HAVANA - As Cubans finally face the prospects of calmer
relationships and greater ease of communication and commerce
with the United States, Pope Francis told the Cuban people
that love and service, not anyone's ideology, are the keys to
"We do not serve ideas, we serve people," the pope told
hundreds of thousands of people gathered in Havana's
Revolution Square for Mass Sept. 20.
For decades the square has been the site of major communist
government rallies and is dominated by a huge image of
Ernesto "Che" Guevara, an Argentine Marxist who became a
leader in the Cuban Revolution of the 1950s.
The image of Che was prominent at the pope's Mass, but so was
a banner proclaiming Pope Francis a "missionary of mercy" and
an even bigger image of the merciful Jesus.
After decades of communism, Mass attendance in Cuba is low;
even the Vatican reports that only 60 percent of the
population is baptized Catholic. But as a sign of the pope's
hopes for the growth of the church in Cuba, he granted an
exception to his normal practice of personally giving
Communion only to the altar servers and other ministers at
his public Masses. Five Cuban children received their first
Communion from the pope at the Mass.
In his homily, Pope Francis focused on an aspect of Jesus'
ministry that he tries to imitate: First of all, identify the
good in a person, then help or challenge him or her to build
on that good instinct or behavior.
Using the normal Sunday Mass readings, the pope's homily was
a reflection on the Gospel passage from St. Mark in which the
disciples are arguing about who among them is the greatest,
and Jesus asks what they were discussing.
"We, too, can be caught up in these same arguments: Who is
the most important?" the pope said.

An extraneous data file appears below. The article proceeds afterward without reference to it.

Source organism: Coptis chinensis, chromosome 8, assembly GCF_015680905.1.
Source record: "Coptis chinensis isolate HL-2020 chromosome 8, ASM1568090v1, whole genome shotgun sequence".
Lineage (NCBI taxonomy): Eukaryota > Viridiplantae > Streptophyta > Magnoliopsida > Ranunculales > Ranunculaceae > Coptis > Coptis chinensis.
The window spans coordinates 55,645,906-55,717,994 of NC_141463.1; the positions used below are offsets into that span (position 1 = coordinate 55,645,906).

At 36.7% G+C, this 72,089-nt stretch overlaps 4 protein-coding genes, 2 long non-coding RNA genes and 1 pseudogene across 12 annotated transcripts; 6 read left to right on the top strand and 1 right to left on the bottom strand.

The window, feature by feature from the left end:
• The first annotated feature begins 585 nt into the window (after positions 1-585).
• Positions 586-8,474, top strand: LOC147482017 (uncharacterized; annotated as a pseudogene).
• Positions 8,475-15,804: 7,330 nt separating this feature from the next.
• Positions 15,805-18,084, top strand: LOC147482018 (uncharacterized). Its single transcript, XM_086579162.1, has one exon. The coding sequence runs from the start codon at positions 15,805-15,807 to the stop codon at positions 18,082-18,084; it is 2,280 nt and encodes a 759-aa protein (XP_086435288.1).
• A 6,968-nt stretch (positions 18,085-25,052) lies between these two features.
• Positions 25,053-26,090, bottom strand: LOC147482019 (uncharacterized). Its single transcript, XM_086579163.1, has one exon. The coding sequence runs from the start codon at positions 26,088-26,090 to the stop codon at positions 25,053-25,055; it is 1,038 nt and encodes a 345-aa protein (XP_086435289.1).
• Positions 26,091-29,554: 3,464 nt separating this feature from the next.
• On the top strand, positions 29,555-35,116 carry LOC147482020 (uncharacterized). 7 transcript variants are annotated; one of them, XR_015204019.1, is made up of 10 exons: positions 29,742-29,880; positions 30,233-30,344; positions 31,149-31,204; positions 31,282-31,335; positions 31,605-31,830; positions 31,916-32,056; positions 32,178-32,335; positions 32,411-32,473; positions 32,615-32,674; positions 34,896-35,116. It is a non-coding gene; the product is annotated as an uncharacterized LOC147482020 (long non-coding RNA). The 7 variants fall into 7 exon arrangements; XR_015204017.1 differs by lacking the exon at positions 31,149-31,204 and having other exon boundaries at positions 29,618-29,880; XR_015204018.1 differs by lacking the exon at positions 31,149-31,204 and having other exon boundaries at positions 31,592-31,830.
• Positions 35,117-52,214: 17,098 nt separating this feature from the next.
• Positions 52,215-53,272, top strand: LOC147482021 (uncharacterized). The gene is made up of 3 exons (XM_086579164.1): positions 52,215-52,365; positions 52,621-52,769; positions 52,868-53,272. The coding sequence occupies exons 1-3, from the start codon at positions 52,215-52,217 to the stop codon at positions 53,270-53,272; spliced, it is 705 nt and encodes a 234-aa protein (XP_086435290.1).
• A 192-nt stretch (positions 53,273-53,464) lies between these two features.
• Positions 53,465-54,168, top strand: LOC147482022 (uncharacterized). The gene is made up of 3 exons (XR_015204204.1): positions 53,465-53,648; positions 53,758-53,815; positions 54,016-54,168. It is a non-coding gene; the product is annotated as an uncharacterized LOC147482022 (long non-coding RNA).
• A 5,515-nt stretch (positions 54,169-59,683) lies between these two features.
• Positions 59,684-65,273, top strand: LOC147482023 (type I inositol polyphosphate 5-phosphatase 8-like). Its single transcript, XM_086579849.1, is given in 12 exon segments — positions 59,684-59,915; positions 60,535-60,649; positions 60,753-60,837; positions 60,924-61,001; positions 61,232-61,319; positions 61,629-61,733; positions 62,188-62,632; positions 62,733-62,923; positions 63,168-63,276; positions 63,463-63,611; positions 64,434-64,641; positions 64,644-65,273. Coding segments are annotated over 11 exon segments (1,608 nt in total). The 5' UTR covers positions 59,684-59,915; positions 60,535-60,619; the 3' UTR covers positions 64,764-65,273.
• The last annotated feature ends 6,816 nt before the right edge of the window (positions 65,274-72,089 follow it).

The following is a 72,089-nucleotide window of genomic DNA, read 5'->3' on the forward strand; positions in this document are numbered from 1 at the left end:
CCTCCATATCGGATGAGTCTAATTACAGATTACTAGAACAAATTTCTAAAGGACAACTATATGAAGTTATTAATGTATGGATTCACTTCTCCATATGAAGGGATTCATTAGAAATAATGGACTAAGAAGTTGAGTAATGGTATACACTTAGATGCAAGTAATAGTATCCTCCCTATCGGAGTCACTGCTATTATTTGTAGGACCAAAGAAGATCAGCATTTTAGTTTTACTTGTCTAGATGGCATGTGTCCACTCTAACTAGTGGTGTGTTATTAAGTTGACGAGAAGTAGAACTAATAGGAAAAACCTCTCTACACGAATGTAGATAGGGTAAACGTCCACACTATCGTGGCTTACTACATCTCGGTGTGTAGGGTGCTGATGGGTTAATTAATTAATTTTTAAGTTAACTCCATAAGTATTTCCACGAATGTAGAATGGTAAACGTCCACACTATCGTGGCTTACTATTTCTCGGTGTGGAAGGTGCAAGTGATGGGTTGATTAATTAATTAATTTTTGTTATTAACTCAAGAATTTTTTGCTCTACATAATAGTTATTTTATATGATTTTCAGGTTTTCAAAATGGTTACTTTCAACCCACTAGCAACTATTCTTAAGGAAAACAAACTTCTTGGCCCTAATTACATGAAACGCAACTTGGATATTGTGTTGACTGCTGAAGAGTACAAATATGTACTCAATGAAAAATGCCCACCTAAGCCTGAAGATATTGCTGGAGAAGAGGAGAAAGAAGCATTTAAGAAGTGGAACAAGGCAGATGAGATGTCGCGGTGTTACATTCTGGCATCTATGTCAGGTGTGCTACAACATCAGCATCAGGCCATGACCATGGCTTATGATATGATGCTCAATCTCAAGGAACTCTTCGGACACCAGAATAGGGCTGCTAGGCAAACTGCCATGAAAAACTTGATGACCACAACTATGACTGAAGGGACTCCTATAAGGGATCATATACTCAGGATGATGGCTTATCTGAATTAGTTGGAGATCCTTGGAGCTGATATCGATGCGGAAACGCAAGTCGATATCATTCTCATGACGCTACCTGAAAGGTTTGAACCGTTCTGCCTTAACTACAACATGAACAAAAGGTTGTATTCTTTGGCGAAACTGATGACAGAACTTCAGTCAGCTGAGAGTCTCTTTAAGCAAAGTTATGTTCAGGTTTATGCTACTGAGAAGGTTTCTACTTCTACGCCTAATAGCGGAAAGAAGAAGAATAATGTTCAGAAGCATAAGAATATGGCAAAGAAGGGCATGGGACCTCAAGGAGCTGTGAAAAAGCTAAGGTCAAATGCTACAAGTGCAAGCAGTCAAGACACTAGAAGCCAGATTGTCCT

"I remember more than once, at family gatherings, children
being asked: 'Who do you love more, Mommy or Daddy?'" he
said. "It's like asking them: 'Who is the most important for
In the lives of individuals and nations, he said, the
question of who is most important can take on historic
importance because it motivates action and choices. "The
history of humanity has been marked by the answer we give to
this question," he said.
"Jesus is not afraid of people's questions; he is not afraid
of our humanity or the different things we are looking for,"
Pope Francis told the crowd, which had filled the square
before the sun came up. "He knows the 'twists and turns' of
the human heart, and, as a good teacher, he is always ready
to encourage and support us."
Jesus takes "our searching, our aspirations, and he gives
them a new horizon" and challenges people, he said. Jesus
sets aside the "right answers" and replaces them with the
standard of love as the measure of all.
Love, he said, is lived in a concrete commitment to caring
for others - especially the most vulnerable. It does not see
superiority, or the best jobs with the best benefits and it
is not about helping just "my people" or "our people," he
said. Such an attitude always leads to judging and excluding
some people as outsiders.
"Being a Christian entails promoting the dignity of our
brothers and sisters, fighting for it, living for it," he
Pope Francis said he knows the Cuban people and the Catholic
Church in Cuba have suffered. Yet, he said, they still know
how to celebrate, to praise God and to serve others.
The greatness of a people and a nation, he said, is how it
serves the vulnerable.
Cardinal Jaime Ortega Alamino of Havana addressed the pope at
the end of the Mass "in the name of the Cuban people - the
Catholics and many other believers, as well as nonbelievers.
Thank you for coming to visit our land, our beloved Cuba;
thank you for sowing with your pontificate, good and
necessary questions in our consciences, which had been
sleeping and accustomed to mediocrity."
He particularly thanked the pope "for promoting the process
of renewing relations between Cuba and the United States,
which will bring such benefit to our people."
Normal, friendly and cooperative relations, the cardinal
said, should reach not just the highest political levels in
both countries, but also promote reconciliation between
people in Cuba and Cubans who emigrated.
"Only love and forgiveness among us will be a valid means for
a true and peaceful renewal of our Cuban nation," the